Since the probability amplitude goes to 0 and back to 1 for both state 1 and 2, I guess that means the state itself must constantly be changing back and forth? If this is correct, what is the frequency at which the electron would oscillate between spin up and down?

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    $\begingroup$ You point out perhaps one of the greatest values of the PSE, the ability to serve as a community teacher for the self learner. I also self studied the Feynmans lectures, agree he had a remarkable ability to explain things, but the 3rd volume is difficult. Quantum physics in general difficult, so you need to compliment your study with other books, and questions here. Bravo! $\endgroup$
    – docscience
    Oct 23, 2016 at 15:24
  • $\begingroup$ Thank you for the warm welcome. I also have Dirac's "Principle of Quantum Mechanics" and Griffiths' "Introduction to Quantum Mechanics". I've also found some course notes on the Standard Model, chromodynamics, etc., but I definitely felt like I needed to clarify this before reading more. I'll need to re-read a few chapters of Feynman's book now that I understand. $\endgroup$
    – Simon
    Oct 23, 2016 at 15:36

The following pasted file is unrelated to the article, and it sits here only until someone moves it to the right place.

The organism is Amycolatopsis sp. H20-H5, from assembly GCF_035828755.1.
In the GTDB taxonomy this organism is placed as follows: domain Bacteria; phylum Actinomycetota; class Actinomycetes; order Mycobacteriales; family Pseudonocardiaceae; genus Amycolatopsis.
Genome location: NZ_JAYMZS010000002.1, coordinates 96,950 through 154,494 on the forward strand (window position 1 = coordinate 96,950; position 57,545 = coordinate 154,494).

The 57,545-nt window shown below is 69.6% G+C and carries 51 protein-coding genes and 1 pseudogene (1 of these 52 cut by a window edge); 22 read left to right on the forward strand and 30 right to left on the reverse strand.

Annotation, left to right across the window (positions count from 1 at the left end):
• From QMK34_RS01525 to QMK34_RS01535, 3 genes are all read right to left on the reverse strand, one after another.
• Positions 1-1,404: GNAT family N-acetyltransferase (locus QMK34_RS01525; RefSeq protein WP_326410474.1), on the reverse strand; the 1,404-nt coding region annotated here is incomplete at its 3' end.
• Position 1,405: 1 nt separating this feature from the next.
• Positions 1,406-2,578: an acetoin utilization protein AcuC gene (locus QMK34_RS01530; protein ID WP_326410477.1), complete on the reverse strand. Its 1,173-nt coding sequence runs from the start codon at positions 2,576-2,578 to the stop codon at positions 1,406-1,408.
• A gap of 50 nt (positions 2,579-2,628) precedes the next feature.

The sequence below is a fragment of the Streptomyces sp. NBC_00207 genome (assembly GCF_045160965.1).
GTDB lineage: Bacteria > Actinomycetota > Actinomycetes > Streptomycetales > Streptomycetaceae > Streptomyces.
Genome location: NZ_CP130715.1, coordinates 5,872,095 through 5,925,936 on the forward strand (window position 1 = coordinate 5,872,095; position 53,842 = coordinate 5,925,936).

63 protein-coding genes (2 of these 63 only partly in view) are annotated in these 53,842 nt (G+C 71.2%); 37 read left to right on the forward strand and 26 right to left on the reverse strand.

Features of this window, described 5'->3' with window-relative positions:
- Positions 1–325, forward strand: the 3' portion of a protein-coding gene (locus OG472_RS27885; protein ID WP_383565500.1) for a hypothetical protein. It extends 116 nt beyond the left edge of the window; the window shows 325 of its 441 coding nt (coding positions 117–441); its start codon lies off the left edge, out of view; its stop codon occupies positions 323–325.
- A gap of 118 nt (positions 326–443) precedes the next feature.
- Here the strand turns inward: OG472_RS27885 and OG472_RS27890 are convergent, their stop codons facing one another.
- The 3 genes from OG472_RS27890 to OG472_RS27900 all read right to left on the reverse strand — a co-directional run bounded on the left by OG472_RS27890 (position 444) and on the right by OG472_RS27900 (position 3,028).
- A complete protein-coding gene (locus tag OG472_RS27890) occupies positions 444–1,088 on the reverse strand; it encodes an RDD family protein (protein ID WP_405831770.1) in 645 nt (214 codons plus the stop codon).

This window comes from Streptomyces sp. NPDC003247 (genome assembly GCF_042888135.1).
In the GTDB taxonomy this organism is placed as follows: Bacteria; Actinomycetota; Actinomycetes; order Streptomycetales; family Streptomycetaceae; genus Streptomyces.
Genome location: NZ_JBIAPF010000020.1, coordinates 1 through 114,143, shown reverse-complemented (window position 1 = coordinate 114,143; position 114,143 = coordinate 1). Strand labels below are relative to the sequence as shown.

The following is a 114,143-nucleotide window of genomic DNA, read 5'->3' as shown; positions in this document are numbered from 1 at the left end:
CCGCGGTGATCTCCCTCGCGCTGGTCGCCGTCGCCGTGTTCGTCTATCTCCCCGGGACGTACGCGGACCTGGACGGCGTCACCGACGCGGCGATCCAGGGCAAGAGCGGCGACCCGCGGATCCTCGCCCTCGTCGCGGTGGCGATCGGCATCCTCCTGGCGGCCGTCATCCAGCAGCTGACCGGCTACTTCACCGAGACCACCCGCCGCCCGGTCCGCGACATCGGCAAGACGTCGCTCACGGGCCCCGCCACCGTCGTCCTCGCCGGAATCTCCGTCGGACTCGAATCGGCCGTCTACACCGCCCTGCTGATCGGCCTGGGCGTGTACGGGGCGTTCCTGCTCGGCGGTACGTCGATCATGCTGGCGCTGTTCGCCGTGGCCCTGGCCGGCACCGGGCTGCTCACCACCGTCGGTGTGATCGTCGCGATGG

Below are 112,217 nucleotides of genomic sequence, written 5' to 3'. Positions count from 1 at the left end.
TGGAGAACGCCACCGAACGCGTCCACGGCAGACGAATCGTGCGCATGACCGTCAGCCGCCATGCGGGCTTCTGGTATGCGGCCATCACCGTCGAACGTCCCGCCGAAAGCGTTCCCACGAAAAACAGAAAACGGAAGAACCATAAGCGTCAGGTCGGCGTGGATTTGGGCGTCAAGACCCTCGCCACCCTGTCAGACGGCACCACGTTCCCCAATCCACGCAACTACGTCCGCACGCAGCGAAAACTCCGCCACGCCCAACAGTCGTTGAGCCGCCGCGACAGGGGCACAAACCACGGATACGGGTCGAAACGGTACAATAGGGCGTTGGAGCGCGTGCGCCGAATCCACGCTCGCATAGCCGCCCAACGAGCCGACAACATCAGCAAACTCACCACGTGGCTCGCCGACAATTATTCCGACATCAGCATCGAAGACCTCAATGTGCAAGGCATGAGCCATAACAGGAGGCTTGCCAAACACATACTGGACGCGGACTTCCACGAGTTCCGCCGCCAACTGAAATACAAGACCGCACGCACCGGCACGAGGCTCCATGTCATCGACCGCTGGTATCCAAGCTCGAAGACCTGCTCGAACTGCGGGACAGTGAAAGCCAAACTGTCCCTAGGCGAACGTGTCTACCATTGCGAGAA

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    $\begingroup$ You are welcome. Another good book, quantum physics by Stephen Gasiorowicz $\endgroup$
    – docscience
    Oct 23, 2016 at 17:17

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The ammonia molecule, in the absence of an external driving field, oscillates between Feynmann's two states if you assume it starts off entirely in one of the states. That's because the basis states he chooses aren't eigenstates...they are the obvious up/down geometrical states. The exact solution of the ammonia atom shows the true eigenstates are the symmetric and anti-symmetric superpositions of these two geometric states. So if you start in one of the pure geometric states, it means you really are in a superposition of the two eigenstates. Since those two states have slightly different frequencies, there is an oscillation at the difference frequency.